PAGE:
• We are sorry, but NCBI web applications do not support your browser and may not function properly. More information

NCBI Bookshelf. A service of the National Library of Medicine, National Institutes of Health.

  • This publication is provided for historical reference only and the information may be out of date.

This publication is provided for historical reference only and the information may be out of date.

Cover of Management of Uterine Fibroids

Management of Uterine Fibroids

An Update of the Evidence

Evidence Reports/Technology Assessments, No. 154

Investigators: , PhD, , MD, PhD, , BS, , MD, , MD, , MS, , MPA, and , PhD.

Rockville (MD): Agency for Healthcare Research and Quality (US); .
Report No.: 07-E011

Structured Abstract

Objectives:

The RTI International-University of North Carolina at Chapel Hill Evidence-based Practice Center (RTI-UNC EPC) systematically updated evidence on the management of uterine fibroids, specifically incidence and prevalence of fibroids, treatment outcomes, comparisons of treatment, modifiers of outcomes, and costs.

Data Sources:

We searched MEDLINE®, Cochrane Collaboration resources, and Embase.

Review Methods:

We included studies published in English from February 2000 through August 2006. We excluded studies with low sample size (based on study design, cases series < 100 and cohorts < 40) or lack of relevance to uterine fibroids. Of 107 included studies, 3 were good quality, 56 fair, and 48 poor.

Results:

The cumulative incidence by age 50 is 70 percent to 80 percent; black women are more likely to get fibroids at younger ages. Appearance of new fibroids and growth of existing fibroids after treatment are poorly studied. Trials of preoperative medical management indicate that treatment reduces fibroid volume but do not provide sufficient evidence of improvement in important operative outcomes. When women are treated for reasons other than symptom relief, such as when pregnancy is desired, weak evidence supports treating submucous fibroids via hysteroscopy.

No well-conducted trials in U.S. populations directly compared treatment options, including the option of expectant management, or followed women to determine whether the intervention met their treatment objectives. Common procedures such as hysterectomy and myomectomy, including choice among types of myomectomy, still cannot be meaningfully compared. Studies comparing uterine artery embolization (UAE) with other procedures reported procedure time and length of stay favoring UAE, but inconsistency of the direction of effect for complications and absence of key information on longer-term outcomes suggest that this evidence base is inadequate to comment on the relative risks and benefits of UAE versus hysterectomy or myomectomy.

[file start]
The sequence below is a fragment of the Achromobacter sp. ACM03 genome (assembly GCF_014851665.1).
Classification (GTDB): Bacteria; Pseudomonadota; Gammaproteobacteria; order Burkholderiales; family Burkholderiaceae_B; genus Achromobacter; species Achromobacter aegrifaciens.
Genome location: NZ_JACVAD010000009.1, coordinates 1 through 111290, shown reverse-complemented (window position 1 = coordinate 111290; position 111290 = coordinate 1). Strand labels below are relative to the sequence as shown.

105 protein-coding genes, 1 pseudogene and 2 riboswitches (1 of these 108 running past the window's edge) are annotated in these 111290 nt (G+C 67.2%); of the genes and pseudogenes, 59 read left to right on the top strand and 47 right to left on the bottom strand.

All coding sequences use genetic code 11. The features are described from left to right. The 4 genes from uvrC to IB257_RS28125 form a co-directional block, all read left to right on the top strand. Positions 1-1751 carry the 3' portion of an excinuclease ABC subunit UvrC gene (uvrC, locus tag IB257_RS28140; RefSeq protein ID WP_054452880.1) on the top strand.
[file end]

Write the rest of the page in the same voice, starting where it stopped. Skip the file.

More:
Costs of fibroid treatment, despite shorter average lengths of stay, are rising.

Conclusions:

The dearth of high-quality evidence supporting the effectiveness of most interventions for uterine fibroids is remarkable, given how common this problem is. The current state of the literature does not permit definitive conclusions about benefit, harm, or relative costs to help guide women's choices. Significant research gaps include well-conducted trials in U.S. populations that directly compare interventions on short- and, especially, long-term outcomes, studies on therapeutics for medical management, and information on treatment decisions for women who desire a pregnancy.

Contents

540 Gaither Road, Rockville, MD 20850. www​.ahrq.gov

Prepared for: Agency for Healthcare Research and Quality, U.S. Department of Health and Human Services.1 Contract No. 290-02-0016. Prepared by: RTI International-University of North Carolina Evidence-based Practice Center, Research Triangle Park, North Carolina.

Suggested citation:

Viswanathan, M, Hartmann, K, McKoy, N, Stuart, G, Rankins, N, Thieda, P, Lux, L, Lohr, KN. Management of Uterine Fibroids: An Update of the Evidence. Evidence Report/Technology Assessment No. 154 (Prepared by RTI International-University of North Carolina Evidence-based Practice Center under Contract No. 290-02-0016. AHRQ Publication No. 07-E011. Rockville, MD: Agency for Healthcare Research and Quality. July 2007.

This report is based on research conducted by the RTI-UNC Evidence-based Practice Center (EPC) under contract to the Agency for Healthcare Research and Quality (AHRQ), Rockville, MD (Contract No. 290-02-0016). The findings and conclusions in this document are those of the author(s), who are responsible for its content, and do not necessarily represent the views of AHRQ. No statement in this report should be construed as an official position of AHRQ or of the U.S. Department of Health and Human Services.

The information in this report is intended to help clinicians, employers, policymakers, and others make informed decisions about the provision of health care services. This report is intended as a reference and not as a substitute for clinical judgment.

This report may be used, in whole or in part, as the basis for the development of clinical practice guidelines and other quality enhancement tools, or as a basis for reimbursement and coverage policies. AHRQ or U.S. Department of Health and Human Services endorsement of such derivative products may not be stated or implied.

None of the investigators has any affiliations or financial involvement that conflicts with the material presented in this report.

1

540 Gaither Road, Rockville, MD 20850. www​.ahrq.gov

Bookshelf ID: NBK38746
PubReader format: click here to try

Views

  • PubReader
  • Print View
  • Cite this Page

Related citations in PubMed

See reviews...See all...

Recent Activity

Your browsing activity is empty.

Activity recording is turned off.

Turn recording back on

See more...